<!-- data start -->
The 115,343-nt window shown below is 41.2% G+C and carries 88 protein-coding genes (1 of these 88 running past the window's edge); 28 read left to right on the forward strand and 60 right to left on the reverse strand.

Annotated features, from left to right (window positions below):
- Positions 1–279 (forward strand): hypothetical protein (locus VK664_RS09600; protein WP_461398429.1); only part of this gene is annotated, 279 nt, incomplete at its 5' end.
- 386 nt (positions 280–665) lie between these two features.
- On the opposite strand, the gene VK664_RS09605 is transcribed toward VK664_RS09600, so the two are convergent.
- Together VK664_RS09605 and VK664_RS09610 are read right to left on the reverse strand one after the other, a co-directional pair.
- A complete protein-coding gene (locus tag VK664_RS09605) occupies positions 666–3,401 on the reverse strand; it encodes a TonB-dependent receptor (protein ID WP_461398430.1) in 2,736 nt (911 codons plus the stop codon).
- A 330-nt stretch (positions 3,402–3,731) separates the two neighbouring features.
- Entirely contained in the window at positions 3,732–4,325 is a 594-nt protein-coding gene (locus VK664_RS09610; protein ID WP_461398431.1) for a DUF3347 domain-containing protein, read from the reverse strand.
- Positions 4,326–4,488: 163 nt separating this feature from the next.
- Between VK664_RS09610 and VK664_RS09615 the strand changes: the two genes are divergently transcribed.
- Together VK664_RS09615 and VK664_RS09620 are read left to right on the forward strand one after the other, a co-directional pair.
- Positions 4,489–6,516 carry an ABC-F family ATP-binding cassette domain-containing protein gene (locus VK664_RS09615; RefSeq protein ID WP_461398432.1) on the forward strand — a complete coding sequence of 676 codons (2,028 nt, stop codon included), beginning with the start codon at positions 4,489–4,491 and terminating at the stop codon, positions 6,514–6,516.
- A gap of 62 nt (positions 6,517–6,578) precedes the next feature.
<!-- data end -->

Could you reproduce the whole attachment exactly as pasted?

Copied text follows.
The 115,343-nt window shown below is 41.2% G+C and carries 88 protein-coding genes (1 of these 88 running past the window's edge); 28 read left to right on the forward strand and 60 right to left on the reverse strand.

Annotated features, from left to right (window positions below):
- Positions 1–279 (forward strand): hypothetical protein (locus VK664_RS09600; protein WP_461398429.1); only part of this gene is annotated, 279 nt, incomplete at its 5' end.
- 386 nt (positions 280–665) lie between these two features.
- On the opposite strand, the gene VK664_RS09605 is transcribed toward VK664_RS09600, so the two are convergent.
- Together VK664_RS09605 and VK664_RS09610 are read right to left on the reverse strand one after the other, a co-directional pair.
- A complete protein-coding gene (locus tag VK664_RS09605) occupies positions 666–3,401 on the reverse strand; it encodes a TonB-dependent receptor (protein ID WP_461398430.1) in 2,736 nt (911 codons plus the stop codon).
- A 330-nt stretch (positions 3,402–3,731) separates the two neighbouring features.
- Entirely contained in the window at positions 3,732–4,325 is a 594-nt protein-coding gene (locus VK664_RS09610; protein ID WP_461398431.1) for a DUF3347 domain-containing protein, read from the reverse strand.
- Positions 4,326–4,488: 163 nt separating this feature from the next.
- Between VK664_RS09610 and VK664_RS09615 the strand changes: the two genes are divergently transcribed.
- Together VK664_RS09615 and VK664_RS09620 are read left to right on the forward strand one after the other, a co-directional pair.
- Positions 4,489–6,516 carry an ABC-F family ATP-binding cassette domain-containing protein gene (locus VK664_RS09615; RefSeq protein ID WP_461398432.1) on the forward strand — a complete coding sequence of 676 codons (2,028 nt, stop codon included), beginning with the start codon at positions 4,489–4,491 and terminating at the stop codon, positions 6,514–6,516.
- A gap of 62 nt (positions 6,517–6,578) precedes the next feature.